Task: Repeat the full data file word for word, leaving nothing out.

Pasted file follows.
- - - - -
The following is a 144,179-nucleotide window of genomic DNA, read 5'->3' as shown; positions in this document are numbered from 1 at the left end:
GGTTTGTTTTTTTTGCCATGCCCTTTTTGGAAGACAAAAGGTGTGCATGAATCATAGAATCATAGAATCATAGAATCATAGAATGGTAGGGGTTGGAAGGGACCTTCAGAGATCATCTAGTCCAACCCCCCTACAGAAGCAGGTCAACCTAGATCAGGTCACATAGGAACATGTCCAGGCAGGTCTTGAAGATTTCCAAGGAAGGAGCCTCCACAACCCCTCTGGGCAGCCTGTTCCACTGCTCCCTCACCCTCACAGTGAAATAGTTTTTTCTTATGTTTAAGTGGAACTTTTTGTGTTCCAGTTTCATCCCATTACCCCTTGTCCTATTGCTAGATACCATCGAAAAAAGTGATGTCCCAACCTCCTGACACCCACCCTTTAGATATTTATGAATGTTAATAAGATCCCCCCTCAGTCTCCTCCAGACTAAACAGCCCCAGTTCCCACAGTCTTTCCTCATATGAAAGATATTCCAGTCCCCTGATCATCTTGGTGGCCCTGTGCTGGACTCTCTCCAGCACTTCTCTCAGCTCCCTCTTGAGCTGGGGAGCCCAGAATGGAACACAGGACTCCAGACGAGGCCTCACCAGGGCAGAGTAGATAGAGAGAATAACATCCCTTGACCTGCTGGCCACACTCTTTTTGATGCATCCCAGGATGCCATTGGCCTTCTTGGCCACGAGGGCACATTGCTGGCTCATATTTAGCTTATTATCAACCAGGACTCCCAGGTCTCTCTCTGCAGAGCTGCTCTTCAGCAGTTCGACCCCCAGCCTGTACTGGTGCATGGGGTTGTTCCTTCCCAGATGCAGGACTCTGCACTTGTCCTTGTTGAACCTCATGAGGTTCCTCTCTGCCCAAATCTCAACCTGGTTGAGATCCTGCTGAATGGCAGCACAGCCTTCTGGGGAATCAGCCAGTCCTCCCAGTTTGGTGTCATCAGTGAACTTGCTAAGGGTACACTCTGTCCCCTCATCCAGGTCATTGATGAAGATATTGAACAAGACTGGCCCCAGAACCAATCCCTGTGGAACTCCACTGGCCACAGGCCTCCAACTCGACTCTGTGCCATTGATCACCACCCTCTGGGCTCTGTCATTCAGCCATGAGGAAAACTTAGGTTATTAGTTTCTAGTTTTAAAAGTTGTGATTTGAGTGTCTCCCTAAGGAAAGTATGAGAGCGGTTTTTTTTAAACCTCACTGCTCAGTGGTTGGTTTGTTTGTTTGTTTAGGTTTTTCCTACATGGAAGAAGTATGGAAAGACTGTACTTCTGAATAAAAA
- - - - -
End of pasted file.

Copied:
The following is a 144,179-nucleotide window of genomic DNA, read 5'->3' as shown; positions in this document are numbered from 1 at the left end:
GGTTTGTTTTTTTTGCCATGCCCTTTTTGGAAGACAAAAGGTGTGCATGAATCATAGAATCATAGAATCATAGAATCATAGAATGGTAGGGGTTGGAAGGGACCTTCAGAGATCATCTAGTCCAACCCCCCTACAGAAGCAGGTCAACCTAGATCAGGTCACATAGGAACATGTCCAGGCAGGTCTTGAAGATTTCCAAGGAAGGAGCCTCCACAACCCCTCTGGGCAGCCTGTTCCACTGCTCCCTCACCCTCACAGTGAAATAGTTTTTTCTTATGTTTAAGTGGAACTTTTTGTGTTCCAGTTTCATCCCATTACCCCTTGTCCTATTGCTAGATACCATCGAAAAAAGTGATGTCCCAACCTCCTGACACCCACCCTTTAGATATTTATGAATGTTAATAAGATCCCCCCTCAGTCTCCTCCAGACTAAACAGCCCCAGTTCCCACAGTCTTTCCTCATATGAAAGATATTCCAGTCCCCTGATCATCTTGGTGGCCCTGTGCTGGACTCTCTCCAGCACTTCTCTCAGCTCCCTCTTGAGCTGGGGAGCCCAGAATGGAACACAGGACTCCAGACGAGGCCTCACCAGGGCAGAGTAGATAGAGAGAATAACATCCCTTGACCTGCTGGCCACACTCTTTTTGATGCATCCCAGGATGCCATTGGCCTTCTTGGCCACGAGGGCACATTGCTGGCTCATATTTAGCTTATTATCAACCAGGACTCCCAGGTCTCTCTCTGCAGAGCTGCTCTTCAGCAGTTCGACCCCCAGCCTGTACTGGTGCATGGGGTTGTTCCTTCCCAGATGCAGGACTCTGCACTTGTCCTTGTTGAACCTCATGAGGTTCCTCTCTGCCCAAATCTCAACCTGGTTGAGATCCTGCTGAATGGCAGCACAGCCTTCTGGGGAATCAGCCAGTCCTCCCAGTTTGGTGTCATCAGTGAACTTGCTAAGGGTACACTCTGTCCCCTCATCCAGGTCATTGATGAAGATATTGAACAAGACTGGCCCCAGAACCAATCCCTGTGGAACTCCACTGGCCACAGGCCTCCAACTCGACTCTGTGCCATTGATCACCACCCTCTGGGCTCTGTCATTCAGCCATGAGGAAAACTTAGGTTATTAGTTTCTAGTTTTAAAAGTTGTGATTTGAGTGTCTCCCTAAGGAAAGTATGAGAGCGGTTTTTTTTAAACCTCACTGCTCAGTGGTTGGTTTGTTTGTTTGTTTAGGTTTTTCCTACATGGAAGAAGTATGGAAAGACTGTACTTCTGAATAAAAA